How did German Federalism Shape Unification?

  • Abigail Green
Part of the New Perspectives in German Studies book series (NPG)


The answer to this question depends in part on how we conceive of German unification itself. If by ‘unification’ we mean the political and military events that led to the creation of the German Empire in 1871, then the question can be answered in fairly straightforward military, diplomatic and constitutional terms. The legacy of pre-unification German federalism, in the shape of the German Confederation and its thirty-five sovereign states, is easily identified in the federal constitution of the new German Empire, which granted extensive powers to member states and initially restricted the role of the new nation-state to military, diplomatic and economic policy.


German State Local Interest Italian State Nation Building Railway Construc Tion 
These keywords were added by machine and not by the authors. This process is experimental and the keywords may be updated as the learning algorithm improves.


Unable to display preview. Download preview PDF.

Unable to display preview. Download preview PDF.


  1. 1.
    On constitutional federalism, see Hans Otto Binder, Reich und Einzelstaaten während der Kanzlerschaft Bismarcks 1871–1890. Eine Untersuchung zum Problem der bundesstaatlichen Organisation (Tubingen 1971), and Manfred Rauh, Foderalismus und Parlamentarisinus im Wilhelminischen Reich (Düsseldorf 1983). On the relationship between state and national politics, see Dan S. White, The splintered party. National Liberalism in Hessen and the Reich, 1867–1918 (Cambridge, MA/London 1976); Michael John, ‘Liberalism and society in Germany, 1850–1880: the case of Hanover’, English Historical Review, 102:402 (1987), pp. 579–98; also Simone Lfissig, ‘Wahlrechtsreformen in den deutschen Einzelstaaten: Indikatoren fur Modernisierungstendenzen und Reformfahigkeit im Kaiserreich’, in Simone Lassig, Karl Heinrich Pohl, and James Retallack (eds), Modernisierung und Region im wilhelminischen Deutschland. Walilen, Wahlrecht und politische Kultur (Bielefeld 1995), pp. 127–70, and ‘Der “Terror der Straf3e’ als Motor des Fortschritts? Zum Wandel der politischen Kultur im “Musterland der Reaktion°’, in Simone Lassig and Karl Heinrich Pohl (eds), Sachsen im Kaiserreich. Politik, Wirtschaft und Gesellschaft im Umbruch (Weimar/Koln/Wien 1997), pp. 191–239. On cultural regionalism see Celia Applegate, A nation of provincials, the German idea of Heimat (Berkeley/Oxford 1990) and Alon Confino, The nation as a local metaphor. WiTrttemberg, Imperial Germany and national rnemonj 1871–1918 (Chapel Hill 1997).Google Scholar
  2. 2.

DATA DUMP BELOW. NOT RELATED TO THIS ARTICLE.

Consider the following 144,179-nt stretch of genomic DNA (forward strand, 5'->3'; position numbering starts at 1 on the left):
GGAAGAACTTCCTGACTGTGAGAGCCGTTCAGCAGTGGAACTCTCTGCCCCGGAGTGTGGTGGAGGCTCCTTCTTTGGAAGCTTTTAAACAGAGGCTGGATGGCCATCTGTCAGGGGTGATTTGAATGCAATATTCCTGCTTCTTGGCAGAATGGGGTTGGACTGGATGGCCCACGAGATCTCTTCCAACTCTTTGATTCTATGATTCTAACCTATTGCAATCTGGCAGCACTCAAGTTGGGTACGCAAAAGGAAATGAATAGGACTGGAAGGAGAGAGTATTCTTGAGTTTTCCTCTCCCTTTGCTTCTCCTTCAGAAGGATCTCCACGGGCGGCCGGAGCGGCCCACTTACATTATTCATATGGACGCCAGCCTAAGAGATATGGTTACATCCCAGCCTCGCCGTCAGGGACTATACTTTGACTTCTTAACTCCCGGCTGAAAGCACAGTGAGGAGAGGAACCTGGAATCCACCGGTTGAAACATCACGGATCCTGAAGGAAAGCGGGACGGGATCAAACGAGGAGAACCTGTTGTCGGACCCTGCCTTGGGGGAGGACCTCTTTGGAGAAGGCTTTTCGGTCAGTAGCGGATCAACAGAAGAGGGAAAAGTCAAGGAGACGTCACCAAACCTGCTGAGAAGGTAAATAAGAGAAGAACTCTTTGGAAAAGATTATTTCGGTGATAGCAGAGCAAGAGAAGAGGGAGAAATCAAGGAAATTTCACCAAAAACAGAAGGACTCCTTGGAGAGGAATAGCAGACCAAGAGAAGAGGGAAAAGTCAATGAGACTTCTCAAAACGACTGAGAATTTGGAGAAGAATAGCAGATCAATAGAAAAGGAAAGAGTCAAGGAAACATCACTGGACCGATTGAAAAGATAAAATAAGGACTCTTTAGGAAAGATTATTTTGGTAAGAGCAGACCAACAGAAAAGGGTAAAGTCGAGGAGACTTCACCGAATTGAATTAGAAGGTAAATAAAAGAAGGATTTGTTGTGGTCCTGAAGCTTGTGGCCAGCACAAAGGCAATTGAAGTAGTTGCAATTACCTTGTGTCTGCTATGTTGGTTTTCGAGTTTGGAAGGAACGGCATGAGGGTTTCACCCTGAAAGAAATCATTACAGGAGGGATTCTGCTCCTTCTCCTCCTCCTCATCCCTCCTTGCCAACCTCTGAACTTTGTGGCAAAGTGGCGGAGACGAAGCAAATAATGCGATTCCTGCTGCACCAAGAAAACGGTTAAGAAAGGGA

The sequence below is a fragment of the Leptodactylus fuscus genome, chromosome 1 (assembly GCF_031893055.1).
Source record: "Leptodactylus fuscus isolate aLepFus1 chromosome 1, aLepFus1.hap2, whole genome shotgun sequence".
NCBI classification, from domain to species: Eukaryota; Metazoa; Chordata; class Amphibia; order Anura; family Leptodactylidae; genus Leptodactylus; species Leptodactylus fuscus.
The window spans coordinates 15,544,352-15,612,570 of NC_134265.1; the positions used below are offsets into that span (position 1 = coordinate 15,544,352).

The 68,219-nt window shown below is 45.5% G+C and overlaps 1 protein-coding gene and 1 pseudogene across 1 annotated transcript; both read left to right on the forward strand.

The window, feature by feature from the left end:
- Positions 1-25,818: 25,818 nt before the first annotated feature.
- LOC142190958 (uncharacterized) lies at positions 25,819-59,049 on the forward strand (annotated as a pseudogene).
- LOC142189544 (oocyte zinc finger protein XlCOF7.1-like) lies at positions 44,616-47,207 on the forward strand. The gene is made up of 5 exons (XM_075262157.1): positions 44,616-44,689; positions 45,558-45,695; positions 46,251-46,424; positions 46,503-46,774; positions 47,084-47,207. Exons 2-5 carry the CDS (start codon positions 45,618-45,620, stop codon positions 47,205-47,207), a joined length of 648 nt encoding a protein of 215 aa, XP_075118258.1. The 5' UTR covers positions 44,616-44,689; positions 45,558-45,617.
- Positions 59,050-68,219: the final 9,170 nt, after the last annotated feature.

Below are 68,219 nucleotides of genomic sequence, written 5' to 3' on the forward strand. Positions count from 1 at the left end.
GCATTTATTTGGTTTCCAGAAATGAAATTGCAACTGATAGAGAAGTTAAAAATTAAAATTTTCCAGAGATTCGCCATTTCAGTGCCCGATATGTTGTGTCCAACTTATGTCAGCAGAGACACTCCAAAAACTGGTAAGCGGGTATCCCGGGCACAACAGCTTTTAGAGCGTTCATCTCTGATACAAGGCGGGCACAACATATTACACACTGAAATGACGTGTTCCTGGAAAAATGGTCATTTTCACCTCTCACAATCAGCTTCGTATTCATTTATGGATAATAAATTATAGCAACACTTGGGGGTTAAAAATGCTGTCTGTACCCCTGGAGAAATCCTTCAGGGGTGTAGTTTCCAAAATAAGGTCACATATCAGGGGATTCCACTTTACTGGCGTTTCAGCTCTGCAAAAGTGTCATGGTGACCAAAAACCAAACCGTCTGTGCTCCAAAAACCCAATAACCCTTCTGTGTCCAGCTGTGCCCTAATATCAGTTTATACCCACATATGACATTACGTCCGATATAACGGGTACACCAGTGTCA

For a consideration of the role of the region in modernisation theory, see Celia Applegate, ‘A Europe of regions: reflections on the historiography of sub-national places in modern times’, American Historical Review 104:4 (10/1999), pp. 1157–82.Google Scholar
  3. 3.
    Cited after Caroline Ford, Creating the Nation in provincial France. Religion and political identity in Brittany (Princeton 1993), p. 16.Google Scholar
  4. 4.
    On the German Hanoverian Party, see Hans-Georg Aschoff, Welftsche Bewegung irnd politischer Katholizismus 1866–1918, die Deutsclz-hannoversche Partei and das Zentnum in der Provinz Hannover wlilrrend des Kaiserreiches (Düsseldorf 1987), also Aschoff, ‘Die welfische Bewegung und die Deutsch-hannoversche Partei zwischen 1866 und 1914’, Niederskchsisches Jahrbuch fiir Landesgeschichte 53 (1981), pp. 41–64. On the Wurttemberg People’s Party see James Clark Hunt, The People’s Parhj in Wurttemberg and Southern Germany, 1890–1914. The possibilities of Democratic politics (Stuttgart 1975).Google Scholar
  5. 5.
    See Jonathan Sperber, The Kaiser’s voters. Electors and Elections in Imperial Germany (Cambridge 1997), pp. 85–7.Google Scholar
  6. 6.
    Cited after Adrian Lyttelton, ‘Shifting identities: nation, region and city’ in Carl Levy (ed.), Italian regionalism. History, Identity and Politics (Oxford 1996), p. 45.Google Scholar
  7. 7.
    More generally on this problem, see the essays collected in Levy, Italian regionalism. Also of relevance are some of the contributions in Oliver Janz, Pierangelo Schiera and Hannes Siegrist (eds), Zentralismus und Foderalismus im 19. und 20. Jahrhundert. Deutschland und Italien im Vergleich (Berlin 2000).Google Scholar
  8. 8.
    See Maurice Agulhon, ‘Le centre et la p@riph6rie’, in Pierre Nora (ed.), Les lieux de inémoire, III/1, Les Frances. Conflits et partages (Paris 1992) pp. 825–49, especially p. 830.Google Scholar
  9. 10.
    On political regionalism in France see Anne-Marie Thiesse, ‘L’invention du regionalisme a la Belle Epoque, Le Mouvement Social 160 (July-Sept, 1992) pp. 11–32; Thiebaut Flory, Le mouvemert régionaliste francais (Paris 1966); and N.J.G. Wright, Jean Charles-Bruu and the birth of regionalism in France, 1890–1914. (Unpublished D.Phil thesis, University of Oxford 2001).Google Scholar
  10. 11.
    See Serge Berstein, ‘Le parti radical et le probleme du centralisme (1870–1939)’, in Christian Gras and George Livet (eds), Regions et regionalisme en France du XVIIIe siecle a nos jours (Paris 1977), pp. 225–40, especially pp. 229–32.Google Scholar
  11. 15.
    Alon Confino, ‘Federalism and the Heimat idea in Imperial Germany’, in M. Umbach (ed.), German Federalism. Past, Present, Future (Basingstoke 2002), pp. 70–90.Google Scholar
  12. 16.
    Ilaria Porciani, ‘Lokale Identitot — nationale Identitat. Die Konstruktion einer doppelten Zugehorigkeit’, in Janz, Schiera and Siegrist (eds), Zentralisrnus und Foderalisrnus, pp. 103–36.Google Scholar
  13. 17.